Earlier this year the Federal Government also announced it would invest $25 million in a maritime technical college to be headquartered in Adelaide.

Related news & editorials

  1. With the new year shifting into gear, Australian manufacturing is following suit, with increased expansion on the back of the construction industry.
    02.03.2021
    02.03.2021
    by      In , In
    With the new year shifting into gear, Australian manufacturing is following suit, with increased expansion on the back of the construction industry.
    The Australian Industry Group’s Performance of Manufacturing Index has increased by 3.5 points to 58.8 in February with the stronger pace of recovery... Read More
  2. The waste will be transported through a combination of conveyors, pallets (including 908 individual pallet locations), racking, and Swisslog’s S12 Vectura crane.
    02.03.2021
    02.03.2021
    by      In , In
    Nuclear waste is extremely dangerous when mishandled and can lead to untold human and environmental damages.
    That’s why Australia’s Nuclear Science and Technology Organisation (ANSTO), which produces nuclear medicine vital to the Australian health industry, turned to Swisslog’s automated storage... Read More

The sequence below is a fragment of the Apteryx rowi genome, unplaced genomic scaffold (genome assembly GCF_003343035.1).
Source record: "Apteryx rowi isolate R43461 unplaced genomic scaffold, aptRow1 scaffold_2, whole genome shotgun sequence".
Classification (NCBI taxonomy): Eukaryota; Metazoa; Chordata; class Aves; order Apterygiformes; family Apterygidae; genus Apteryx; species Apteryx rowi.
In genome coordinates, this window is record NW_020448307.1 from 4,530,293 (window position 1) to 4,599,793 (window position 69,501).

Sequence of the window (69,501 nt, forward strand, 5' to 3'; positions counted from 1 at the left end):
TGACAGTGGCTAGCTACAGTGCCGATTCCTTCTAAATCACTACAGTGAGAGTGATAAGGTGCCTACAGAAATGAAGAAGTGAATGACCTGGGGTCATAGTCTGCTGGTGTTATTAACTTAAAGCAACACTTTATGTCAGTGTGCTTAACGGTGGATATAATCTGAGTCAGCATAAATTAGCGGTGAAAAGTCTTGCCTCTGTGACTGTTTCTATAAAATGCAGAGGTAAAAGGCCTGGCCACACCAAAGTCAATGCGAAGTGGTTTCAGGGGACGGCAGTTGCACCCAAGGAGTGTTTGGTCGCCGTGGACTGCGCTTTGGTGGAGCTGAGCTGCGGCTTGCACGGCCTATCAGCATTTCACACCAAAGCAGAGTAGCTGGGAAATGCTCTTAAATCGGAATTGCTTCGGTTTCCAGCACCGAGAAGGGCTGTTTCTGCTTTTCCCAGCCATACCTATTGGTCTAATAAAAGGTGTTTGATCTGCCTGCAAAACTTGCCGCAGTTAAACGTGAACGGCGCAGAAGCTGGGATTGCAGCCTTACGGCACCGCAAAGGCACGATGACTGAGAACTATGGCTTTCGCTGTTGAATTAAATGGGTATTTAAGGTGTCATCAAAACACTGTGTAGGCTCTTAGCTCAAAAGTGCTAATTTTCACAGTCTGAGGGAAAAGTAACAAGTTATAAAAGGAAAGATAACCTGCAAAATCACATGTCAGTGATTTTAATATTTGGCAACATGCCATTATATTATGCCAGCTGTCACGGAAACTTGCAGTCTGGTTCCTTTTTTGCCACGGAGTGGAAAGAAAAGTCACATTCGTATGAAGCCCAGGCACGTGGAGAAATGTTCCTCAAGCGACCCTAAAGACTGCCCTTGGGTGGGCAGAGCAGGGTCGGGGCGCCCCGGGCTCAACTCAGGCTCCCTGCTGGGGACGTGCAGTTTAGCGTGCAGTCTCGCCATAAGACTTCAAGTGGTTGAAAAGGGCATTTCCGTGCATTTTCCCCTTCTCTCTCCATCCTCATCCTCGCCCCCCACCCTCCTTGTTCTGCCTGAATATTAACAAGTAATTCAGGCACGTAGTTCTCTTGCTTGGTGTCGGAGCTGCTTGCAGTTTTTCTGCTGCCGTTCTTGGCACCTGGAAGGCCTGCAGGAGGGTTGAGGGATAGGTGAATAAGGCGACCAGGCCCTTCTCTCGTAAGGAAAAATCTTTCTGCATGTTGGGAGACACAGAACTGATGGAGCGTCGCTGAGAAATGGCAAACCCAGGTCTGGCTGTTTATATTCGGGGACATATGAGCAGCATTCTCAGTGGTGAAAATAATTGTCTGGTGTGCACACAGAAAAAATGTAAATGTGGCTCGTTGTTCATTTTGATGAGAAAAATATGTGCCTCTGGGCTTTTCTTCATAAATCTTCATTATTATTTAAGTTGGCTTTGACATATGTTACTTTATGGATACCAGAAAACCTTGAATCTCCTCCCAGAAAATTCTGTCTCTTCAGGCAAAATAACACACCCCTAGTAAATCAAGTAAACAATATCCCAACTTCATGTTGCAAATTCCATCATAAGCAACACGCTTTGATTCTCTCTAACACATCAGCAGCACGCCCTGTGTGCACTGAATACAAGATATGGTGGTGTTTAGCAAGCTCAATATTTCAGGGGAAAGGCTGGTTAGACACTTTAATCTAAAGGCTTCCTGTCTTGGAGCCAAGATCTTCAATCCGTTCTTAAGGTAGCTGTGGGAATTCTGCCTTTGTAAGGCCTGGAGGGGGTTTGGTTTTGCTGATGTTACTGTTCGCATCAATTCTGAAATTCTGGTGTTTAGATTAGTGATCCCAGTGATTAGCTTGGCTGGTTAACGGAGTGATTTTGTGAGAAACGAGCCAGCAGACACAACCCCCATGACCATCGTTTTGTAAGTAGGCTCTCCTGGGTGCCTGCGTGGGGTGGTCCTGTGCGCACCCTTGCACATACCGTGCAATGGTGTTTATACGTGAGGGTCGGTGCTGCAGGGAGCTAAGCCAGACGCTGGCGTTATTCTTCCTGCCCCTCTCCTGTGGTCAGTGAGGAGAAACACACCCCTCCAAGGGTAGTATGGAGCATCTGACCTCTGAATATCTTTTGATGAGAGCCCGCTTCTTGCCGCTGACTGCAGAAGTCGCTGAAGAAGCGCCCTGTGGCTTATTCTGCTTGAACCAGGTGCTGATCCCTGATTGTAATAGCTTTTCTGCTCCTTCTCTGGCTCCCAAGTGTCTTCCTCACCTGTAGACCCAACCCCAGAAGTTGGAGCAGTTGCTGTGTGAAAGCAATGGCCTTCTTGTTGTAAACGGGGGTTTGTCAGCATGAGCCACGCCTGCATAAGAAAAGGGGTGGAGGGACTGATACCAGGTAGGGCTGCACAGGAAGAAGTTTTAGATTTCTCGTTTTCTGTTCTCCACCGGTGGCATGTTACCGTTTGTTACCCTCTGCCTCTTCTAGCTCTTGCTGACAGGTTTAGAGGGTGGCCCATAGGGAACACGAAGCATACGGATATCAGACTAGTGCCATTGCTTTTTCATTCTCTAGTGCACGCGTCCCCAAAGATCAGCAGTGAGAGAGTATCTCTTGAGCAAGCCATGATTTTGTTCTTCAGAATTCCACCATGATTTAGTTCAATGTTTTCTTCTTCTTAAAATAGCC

3. When PMFV is applied through two stage technology models it can provide up to 50% increased efficiency over conventional compressor types.
    24.02.2021
    24.02.2021
    by      In , In
    The restrictions that COVID-19 placed on us from 2020,  is a wake up call on export and import reliance for many industries. 
    We can continue as we were and hope for a slow progress to recovery or learn some important lessons in adaptability to the current and future business environment with... Read More
  4. Scott Philbrook, ANZ Managing Director, RS Components
    24.02.2021
    24.02.2021
    by      In , In , In
    Covid-19 seriously disrupted supply chains throughout industry worldwide. Scott Philbrook, Managing Director RS Components Australia, explains today’s necessity for supply chain resilience and continuity.
    The Institute of Supply Management reported that in March, at the start of the pandemic, 75%... Read More
Products
Suppliers